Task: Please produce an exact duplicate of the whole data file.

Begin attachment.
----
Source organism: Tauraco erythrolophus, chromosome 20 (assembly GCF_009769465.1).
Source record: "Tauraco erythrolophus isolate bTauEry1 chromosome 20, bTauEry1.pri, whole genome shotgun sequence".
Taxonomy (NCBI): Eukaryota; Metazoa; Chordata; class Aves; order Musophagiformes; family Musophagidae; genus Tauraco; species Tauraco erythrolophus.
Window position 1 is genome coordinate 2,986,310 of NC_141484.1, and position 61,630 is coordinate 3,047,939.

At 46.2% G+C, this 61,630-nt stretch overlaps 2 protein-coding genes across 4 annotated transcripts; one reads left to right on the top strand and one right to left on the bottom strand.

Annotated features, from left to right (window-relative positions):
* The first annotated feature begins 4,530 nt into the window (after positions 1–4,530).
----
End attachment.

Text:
Source organism: Tauraco erythrolophus, chromosome 20 (assembly GCF_009769465.1).
Source record: "Tauraco erythrolophus isolate bTauEry1 chromosome 20, bTauEry1.pri, whole genome shotgun sequence".
Taxonomy (NCBI): Eukaryota; Metazoa; Chordata; class Aves; order Musophagiformes; family Musophagidae; genus Tauraco; species Tauraco erythrolophus.
Window position 1 is genome coordinate 2,986,310 of NC_141484.1, and position 61,630 is coordinate 3,047,939.

At 46.2% G+C, this 61,630-nt stretch overlaps 2 protein-coding genes across 4 annotated transcripts; one reads left to right on the top strand and one right to left on the bottom strand.

Annotated features, from left to right (window-relative positions):
* The first annotated feature begins 4,530 nt into the window (after positions 1–4,530).